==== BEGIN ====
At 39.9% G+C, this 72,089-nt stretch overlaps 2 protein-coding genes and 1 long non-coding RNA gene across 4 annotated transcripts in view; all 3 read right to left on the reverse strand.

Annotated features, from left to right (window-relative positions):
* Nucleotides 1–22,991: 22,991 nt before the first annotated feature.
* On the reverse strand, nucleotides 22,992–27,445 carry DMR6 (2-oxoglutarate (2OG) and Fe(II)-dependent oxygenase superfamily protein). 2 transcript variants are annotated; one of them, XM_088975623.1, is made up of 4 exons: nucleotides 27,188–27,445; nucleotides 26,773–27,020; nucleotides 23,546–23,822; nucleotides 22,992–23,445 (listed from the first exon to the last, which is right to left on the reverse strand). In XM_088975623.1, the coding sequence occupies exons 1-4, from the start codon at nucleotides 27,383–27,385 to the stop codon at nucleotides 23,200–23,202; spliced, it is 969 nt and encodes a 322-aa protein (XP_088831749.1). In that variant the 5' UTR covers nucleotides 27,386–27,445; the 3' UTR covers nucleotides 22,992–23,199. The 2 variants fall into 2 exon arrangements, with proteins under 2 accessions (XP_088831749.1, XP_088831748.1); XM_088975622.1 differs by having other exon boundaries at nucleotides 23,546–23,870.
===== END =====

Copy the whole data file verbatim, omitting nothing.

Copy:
At 39.9% G+C, this 72,089-nt stretch overlaps 2 protein-coding genes and 1 long non-coding RNA gene across 4 annotated transcripts in view; all 3 read right to left on the reverse strand.

Annotated features, from left to right (window-relative positions):
* Nucleotides 1–22,991: 22,991 nt before the first annotated feature.
* On the reverse strand, nucleotides 22,992–27,445 carry DMR6 (2-oxoglutarate (2OG) and Fe(II)-dependent oxygenase superfamily protein). 2 transcript variants are annotated; one of them, XM_088975623.1, is made up of 4 exons: nucleotides 27,188–27,445; nucleotides 26,773–27,020; nucleotides 23,546–23,822; nucleotides 22,992–23,445 (listed from the first exon to the last, which is right to left on the reverse strand). In XM_088975623.1, the coding sequence occupies exons 1-4, from the start codon at nucleotides 27,383–27,385 to the stop codon at nucleotides 23,200–23,202; spliced, it is 969 nt and encodes a 322-aa protein (XP_088831749.1). In that variant the 5' UTR covers nucleotides 27,386–27,445; the 3' UTR covers nucleotides 22,992–23,199. The 2 variants fall into 2 exon arrangements, with proteins under 2 accessions (XP_088831749.1, XP_088831748.1); XM_088975622.1 differs by having other exon boundaries at nucleotides 23,546–23,870.